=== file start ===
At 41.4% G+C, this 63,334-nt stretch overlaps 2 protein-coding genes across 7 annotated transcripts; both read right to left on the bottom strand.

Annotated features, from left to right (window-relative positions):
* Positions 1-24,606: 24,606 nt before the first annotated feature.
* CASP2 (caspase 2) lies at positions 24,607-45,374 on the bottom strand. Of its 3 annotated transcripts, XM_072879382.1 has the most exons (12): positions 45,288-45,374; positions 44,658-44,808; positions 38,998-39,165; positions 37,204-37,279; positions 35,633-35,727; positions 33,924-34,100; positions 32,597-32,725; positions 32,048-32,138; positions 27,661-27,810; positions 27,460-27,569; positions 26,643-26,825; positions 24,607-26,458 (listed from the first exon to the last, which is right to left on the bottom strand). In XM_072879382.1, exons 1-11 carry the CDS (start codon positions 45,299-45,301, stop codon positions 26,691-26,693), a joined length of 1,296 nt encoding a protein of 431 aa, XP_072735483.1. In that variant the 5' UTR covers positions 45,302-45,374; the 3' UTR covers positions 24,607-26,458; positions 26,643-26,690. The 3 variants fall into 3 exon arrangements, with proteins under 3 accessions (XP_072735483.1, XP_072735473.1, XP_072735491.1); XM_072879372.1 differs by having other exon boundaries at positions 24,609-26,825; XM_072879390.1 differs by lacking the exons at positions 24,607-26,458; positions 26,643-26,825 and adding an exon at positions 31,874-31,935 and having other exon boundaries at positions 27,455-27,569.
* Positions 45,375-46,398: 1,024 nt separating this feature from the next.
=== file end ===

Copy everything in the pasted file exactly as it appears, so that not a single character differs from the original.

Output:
At 41.4% G+C, this 63,334-nt stretch overlaps 2 protein-coding genes across 7 annotated transcripts; both read right to left on the bottom strand.

Annotated features, from left to right (window-relative positions):
* Positions 1-24,606: 24,606 nt before the first annotated feature.
* CASP2 (caspase 2) lies at positions 24,607-45,374 on the bottom strand. Of its 3 annotated transcripts, XM_072879382.1 has the most exons (12): positions 45,288-45,374; positions 44,658-44,808; positions 38,998-39,165; positions 37,204-37,279; positions 35,633-35,727; positions 33,924-34,100; positions 32,597-32,725; positions 32,048-32,138; positions 27,661-27,810; positions 27,460-27,569; positions 26,643-26,825; positions 24,607-26,458 (listed from the first exon to the last, which is right to left on the bottom strand). In XM_072879382.1, exons 1-11 carry the CDS (start codon positions 45,299-45,301, stop codon positions 26,691-26,693), a joined length of 1,296 nt encoding a protein of 431 aa, XP_072735483.1. In that variant the 5' UTR covers positions 45,302-45,374; the 3' UTR covers positions 24,607-26,458; positions 26,643-26,690. The 3 variants fall into 3 exon arrangements, with proteins under 3 accessions (XP_072735483.1, XP_072735473.1, XP_072735491.1); XM_072879372.1 differs by having other exon boundaries at positions 24,609-26,825; XM_072879390.1 differs by lacking the exons at positions 24,607-26,458; positions 26,643-26,825 and adding an exon at positions 31,874-31,935 and having other exon boundaries at positions 27,455-27,569.
* Positions 45,375-46,398: 1,024 nt separating this feature from the next.